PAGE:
Today we visited the University of Cape Town to learn about Cecil John Rhodes and his impact on South Africa. Rhodes is actually the creator of Rhodes scholar award and where the country Zimbabwe name originally was Rhodesia. Our tour guide Arlene explained to us the major influence and the power Mr. Rhodes had on South Africa, especially Cape Town. Arlene also ask us to discover our true self-identity while on the trip and to discover who we really are and not who people (society, family& peers) wants us to be.
After touring the Rhodes Memorial we drove to the village of Langa within Cape Town for a lesson in speaking Xhosa. Arlene even took us to Thembani Primary School to meet with one of the teachers, Gladys who was going to teach us Xhosa. While we were driving through the streets of Langa, it was the first time we were expose to a poverty area in the South African community. As we pulled up to Thembani Primary, we drove through the gates of the school that
were lined with barbed wire on the top. The children were outside playing for recess, while they were playing I noticed there was no jungle gym or balls to play with. As Gladys’s was giving us a tour she explained that school was old and has been open for a long time. The schools has limited funds however what the students need the teachers get together and take up a collection or fund raise. They were the first school in the district to even receive computers.
Upon entering the classroom the kids waved and smiled. Gladys took us to a seventh grade classroom to learn some Xhosa. Gladys took turns calling on children to show us how to say common Xhosa phrases such as “how are you, mom, dad, thank you, good morning” etc. After teaching us some phrases they sang to us… Their signing really touch my heart and after their performance we gave them the biggest applause we could. After our lesson we walked around for a bit and then it was time for us to go just as the children were leaving school for home. My classmates asked if it would be okay to take some photos of the kids and when they had their camera’s pulled out the kids just ran towards them because they saw cameras and wanted their picture taken. I instantly was overjoy at the scene but I think the people with cameras was a little over whelmed. Several students took pictures with the children including me.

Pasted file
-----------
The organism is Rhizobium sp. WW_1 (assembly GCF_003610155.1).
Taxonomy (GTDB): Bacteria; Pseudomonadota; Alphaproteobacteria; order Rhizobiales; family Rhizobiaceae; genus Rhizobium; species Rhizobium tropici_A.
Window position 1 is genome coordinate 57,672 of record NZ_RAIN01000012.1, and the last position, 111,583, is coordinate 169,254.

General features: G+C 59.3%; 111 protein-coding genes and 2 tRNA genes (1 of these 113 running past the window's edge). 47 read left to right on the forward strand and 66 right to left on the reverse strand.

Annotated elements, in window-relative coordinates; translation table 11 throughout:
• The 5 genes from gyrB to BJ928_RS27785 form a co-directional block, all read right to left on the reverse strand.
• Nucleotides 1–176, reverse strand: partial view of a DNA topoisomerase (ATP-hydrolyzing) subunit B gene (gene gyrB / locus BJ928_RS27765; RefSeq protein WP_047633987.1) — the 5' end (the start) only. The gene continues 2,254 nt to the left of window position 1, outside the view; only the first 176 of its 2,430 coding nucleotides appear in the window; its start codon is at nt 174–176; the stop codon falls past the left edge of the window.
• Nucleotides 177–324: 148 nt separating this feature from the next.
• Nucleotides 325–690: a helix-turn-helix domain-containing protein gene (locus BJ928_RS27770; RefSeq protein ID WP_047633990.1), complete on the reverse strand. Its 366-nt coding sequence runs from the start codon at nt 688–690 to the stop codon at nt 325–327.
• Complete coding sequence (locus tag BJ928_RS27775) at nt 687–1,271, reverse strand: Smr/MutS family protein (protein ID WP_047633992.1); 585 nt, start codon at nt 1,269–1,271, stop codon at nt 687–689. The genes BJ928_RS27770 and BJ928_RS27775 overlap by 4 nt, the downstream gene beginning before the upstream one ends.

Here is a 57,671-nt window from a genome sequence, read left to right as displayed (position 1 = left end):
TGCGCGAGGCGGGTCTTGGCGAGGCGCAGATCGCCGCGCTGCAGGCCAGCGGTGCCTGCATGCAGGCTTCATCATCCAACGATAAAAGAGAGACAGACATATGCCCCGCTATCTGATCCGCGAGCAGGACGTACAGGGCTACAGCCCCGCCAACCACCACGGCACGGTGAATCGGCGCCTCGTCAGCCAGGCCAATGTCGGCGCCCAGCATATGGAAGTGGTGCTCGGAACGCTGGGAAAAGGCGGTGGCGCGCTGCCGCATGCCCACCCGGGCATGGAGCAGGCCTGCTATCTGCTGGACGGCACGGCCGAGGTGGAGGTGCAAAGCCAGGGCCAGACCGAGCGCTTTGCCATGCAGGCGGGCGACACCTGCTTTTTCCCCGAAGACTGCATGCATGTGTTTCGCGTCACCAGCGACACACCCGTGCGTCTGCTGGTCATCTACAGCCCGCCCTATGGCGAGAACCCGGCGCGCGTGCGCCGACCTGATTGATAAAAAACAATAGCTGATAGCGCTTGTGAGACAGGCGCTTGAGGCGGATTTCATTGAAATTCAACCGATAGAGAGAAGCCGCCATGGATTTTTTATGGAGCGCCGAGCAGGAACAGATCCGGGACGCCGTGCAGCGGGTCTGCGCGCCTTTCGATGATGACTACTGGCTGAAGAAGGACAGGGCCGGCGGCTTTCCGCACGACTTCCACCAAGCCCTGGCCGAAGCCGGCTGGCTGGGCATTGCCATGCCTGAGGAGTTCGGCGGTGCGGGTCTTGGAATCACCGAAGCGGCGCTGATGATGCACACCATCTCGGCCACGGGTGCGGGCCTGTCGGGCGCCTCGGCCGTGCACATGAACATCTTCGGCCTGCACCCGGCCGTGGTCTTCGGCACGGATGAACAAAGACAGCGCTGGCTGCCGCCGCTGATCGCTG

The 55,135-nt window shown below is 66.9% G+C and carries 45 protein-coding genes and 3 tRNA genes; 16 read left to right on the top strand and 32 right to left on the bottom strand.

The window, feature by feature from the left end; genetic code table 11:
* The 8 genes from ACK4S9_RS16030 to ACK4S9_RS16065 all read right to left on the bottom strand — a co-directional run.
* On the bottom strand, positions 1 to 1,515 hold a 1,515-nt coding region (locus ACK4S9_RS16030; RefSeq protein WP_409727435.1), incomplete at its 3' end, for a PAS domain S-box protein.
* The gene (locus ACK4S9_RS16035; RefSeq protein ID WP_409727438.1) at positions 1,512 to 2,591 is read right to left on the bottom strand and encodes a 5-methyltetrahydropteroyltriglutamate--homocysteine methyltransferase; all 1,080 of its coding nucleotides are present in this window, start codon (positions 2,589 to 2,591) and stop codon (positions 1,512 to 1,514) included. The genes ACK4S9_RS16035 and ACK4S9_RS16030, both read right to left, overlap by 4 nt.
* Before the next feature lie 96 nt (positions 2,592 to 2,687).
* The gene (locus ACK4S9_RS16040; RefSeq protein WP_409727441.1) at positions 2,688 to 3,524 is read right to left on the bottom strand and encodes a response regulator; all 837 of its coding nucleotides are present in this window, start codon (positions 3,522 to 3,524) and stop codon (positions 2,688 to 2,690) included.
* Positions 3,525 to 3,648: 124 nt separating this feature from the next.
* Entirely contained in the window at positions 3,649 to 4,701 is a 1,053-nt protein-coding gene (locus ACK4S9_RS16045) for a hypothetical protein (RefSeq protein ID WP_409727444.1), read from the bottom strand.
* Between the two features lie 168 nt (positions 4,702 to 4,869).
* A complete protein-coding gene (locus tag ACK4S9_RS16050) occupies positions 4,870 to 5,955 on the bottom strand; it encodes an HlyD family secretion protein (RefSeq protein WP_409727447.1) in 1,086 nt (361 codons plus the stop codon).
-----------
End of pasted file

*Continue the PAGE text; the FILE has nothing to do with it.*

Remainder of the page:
Our next stop was the Langa Civic center for an African drum lesson. It was incredible and totally fun. Some students learned a simple African beat while three of us Rachel, Anna me played on the marimba while our teachers coached us in South African beats. I was so off beat it was funny, I just couldn’t keep the rhythm. However the drums were calling to my core that whenever I heard them I felt a tug or pull whenever they sounded.
Then after our performance we got to see a mini play, or skit showing us what it was like to cast their first vote as free men after the end of apartheid in 1994. It was very touching and moving. Once the mini play was over we got to tour the neighborhood. I leaned that only one street was built to enter and leave Langa because the governments overall goal was to keep Africans confined to their townships. I tried to picture how it was in the old days with the bribe wire fences up and people filled with despair of being opposed.